On monitoring of local fisheries

Commercial fishing vessels licensed by SFA are allowed to conduct fishing activities within territorial waters only. All catch by the commercial fishing vessels is reported and data is collated.


Target 7: By 2020 areas under agriculture, aquaculture and forestry are managed sustainably, ensuring conservation of biodiversity.

No target will be tracked as these sectors are not significant in Singapore. However, Singapore shares its current practices for agriculture and aquaculture. There is no forestry sector in Singapore.


Current practices for agriculture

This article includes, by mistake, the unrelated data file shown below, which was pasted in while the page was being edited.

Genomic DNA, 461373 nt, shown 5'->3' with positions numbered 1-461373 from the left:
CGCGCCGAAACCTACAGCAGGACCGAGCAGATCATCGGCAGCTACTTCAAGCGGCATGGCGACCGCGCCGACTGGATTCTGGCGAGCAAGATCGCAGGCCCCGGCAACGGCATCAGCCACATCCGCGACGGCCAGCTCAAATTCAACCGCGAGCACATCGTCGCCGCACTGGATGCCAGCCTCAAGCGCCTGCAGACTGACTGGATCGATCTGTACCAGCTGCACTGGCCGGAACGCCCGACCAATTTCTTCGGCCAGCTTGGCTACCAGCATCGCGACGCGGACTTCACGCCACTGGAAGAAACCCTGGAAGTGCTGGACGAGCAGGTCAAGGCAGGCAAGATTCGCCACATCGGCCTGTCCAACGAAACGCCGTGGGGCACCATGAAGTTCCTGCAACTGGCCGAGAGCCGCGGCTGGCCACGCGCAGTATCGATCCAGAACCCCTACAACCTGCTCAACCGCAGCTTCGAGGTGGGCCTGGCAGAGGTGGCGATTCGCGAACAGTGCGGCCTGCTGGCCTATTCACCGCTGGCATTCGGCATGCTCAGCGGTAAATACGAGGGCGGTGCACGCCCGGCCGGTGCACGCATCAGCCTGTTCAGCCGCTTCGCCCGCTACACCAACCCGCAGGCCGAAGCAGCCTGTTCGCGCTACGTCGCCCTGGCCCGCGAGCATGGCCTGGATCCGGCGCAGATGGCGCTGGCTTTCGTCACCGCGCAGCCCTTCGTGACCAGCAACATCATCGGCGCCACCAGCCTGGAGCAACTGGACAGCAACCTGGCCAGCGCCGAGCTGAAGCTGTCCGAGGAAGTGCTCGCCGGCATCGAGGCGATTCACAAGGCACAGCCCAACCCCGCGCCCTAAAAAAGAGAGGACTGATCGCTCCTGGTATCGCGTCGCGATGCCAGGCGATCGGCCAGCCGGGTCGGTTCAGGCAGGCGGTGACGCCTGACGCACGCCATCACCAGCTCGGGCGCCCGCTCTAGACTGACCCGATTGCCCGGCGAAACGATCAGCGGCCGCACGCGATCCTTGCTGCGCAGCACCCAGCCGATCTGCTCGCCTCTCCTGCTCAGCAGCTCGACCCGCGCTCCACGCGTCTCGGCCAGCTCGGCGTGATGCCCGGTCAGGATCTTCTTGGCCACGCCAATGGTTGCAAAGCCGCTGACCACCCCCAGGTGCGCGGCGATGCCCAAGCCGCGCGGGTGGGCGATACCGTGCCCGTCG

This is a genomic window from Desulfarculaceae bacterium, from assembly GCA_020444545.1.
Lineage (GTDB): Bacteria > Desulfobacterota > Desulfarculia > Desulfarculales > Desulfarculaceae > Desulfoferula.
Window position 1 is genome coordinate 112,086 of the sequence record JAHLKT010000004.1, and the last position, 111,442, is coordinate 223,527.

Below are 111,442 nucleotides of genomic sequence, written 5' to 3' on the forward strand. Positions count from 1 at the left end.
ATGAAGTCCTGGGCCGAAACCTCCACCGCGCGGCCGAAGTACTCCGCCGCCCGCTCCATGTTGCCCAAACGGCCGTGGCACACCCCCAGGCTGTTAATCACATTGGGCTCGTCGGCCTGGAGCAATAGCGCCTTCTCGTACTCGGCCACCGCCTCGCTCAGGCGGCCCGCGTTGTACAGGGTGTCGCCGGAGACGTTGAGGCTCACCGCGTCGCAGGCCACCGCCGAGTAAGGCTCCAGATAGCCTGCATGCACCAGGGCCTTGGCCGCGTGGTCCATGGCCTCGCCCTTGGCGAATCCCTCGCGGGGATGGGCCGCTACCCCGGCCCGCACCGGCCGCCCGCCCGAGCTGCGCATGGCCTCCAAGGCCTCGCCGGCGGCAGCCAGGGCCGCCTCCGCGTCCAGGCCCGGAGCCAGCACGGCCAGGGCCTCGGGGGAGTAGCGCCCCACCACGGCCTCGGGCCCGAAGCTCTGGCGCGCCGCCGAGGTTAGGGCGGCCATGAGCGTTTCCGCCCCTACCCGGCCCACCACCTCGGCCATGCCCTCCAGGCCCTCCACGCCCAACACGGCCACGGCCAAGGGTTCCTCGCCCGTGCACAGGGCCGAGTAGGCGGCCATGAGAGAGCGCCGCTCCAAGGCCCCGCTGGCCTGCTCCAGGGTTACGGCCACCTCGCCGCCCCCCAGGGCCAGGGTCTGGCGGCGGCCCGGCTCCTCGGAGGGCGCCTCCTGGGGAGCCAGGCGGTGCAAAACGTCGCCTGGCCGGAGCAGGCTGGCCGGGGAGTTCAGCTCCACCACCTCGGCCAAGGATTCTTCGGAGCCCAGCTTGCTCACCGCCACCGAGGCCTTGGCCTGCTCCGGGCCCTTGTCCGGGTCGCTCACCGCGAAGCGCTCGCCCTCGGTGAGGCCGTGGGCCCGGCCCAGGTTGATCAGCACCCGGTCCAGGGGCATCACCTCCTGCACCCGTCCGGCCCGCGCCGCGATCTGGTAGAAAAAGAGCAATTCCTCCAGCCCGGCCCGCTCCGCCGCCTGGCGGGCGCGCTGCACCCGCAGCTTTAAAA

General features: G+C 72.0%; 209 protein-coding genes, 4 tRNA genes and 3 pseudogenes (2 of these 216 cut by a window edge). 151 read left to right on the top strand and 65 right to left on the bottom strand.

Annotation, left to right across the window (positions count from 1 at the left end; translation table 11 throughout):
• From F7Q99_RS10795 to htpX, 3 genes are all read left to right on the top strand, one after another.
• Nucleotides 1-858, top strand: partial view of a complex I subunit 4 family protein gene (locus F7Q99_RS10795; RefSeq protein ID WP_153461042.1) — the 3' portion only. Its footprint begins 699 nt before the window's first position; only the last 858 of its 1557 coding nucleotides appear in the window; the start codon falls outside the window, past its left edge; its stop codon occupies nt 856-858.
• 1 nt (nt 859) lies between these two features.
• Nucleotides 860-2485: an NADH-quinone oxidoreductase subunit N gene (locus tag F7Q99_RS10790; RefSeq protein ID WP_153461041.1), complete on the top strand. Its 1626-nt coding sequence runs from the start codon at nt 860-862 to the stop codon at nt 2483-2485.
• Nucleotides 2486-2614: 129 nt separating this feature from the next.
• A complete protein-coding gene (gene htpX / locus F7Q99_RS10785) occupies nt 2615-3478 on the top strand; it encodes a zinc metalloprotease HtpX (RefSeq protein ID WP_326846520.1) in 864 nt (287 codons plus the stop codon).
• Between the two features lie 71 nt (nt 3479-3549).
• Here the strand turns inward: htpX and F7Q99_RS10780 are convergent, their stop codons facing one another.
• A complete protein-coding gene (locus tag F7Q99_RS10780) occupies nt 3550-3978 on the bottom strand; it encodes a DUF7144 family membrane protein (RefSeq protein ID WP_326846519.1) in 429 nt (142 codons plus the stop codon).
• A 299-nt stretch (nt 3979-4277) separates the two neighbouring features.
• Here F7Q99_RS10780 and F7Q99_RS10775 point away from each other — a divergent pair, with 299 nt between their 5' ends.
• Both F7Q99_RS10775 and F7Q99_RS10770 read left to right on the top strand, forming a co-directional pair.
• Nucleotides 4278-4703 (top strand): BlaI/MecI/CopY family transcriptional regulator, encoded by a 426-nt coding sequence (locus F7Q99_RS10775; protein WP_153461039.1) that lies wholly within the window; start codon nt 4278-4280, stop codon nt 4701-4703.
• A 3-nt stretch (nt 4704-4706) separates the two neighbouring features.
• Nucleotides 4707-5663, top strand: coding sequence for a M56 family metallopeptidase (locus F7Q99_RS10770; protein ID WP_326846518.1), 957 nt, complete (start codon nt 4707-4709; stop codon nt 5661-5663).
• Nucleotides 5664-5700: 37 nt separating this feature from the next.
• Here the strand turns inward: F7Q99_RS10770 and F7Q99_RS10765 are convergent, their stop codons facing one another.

Land is a scarce resource in Singapore and has to be managed sustainably. For agriculture land, the allowable farming activities are tagged to licences and licensing conditions. SFA ensures that farmers comply to our licensing conditions through a routine surveillance programme. These policies and practices help to ensure that the farmland is put to proper use.


During the planning phase, SFA consults agencies such as NParks to ensure that the farming activities do not result in negative externalities and are sustainable (i.e. do not encroach into nature reserves, minimising the impact on natural ecosystems). Where deemed necessary, an environmental impact assessment may be required or effected.


Current practices for aquaculture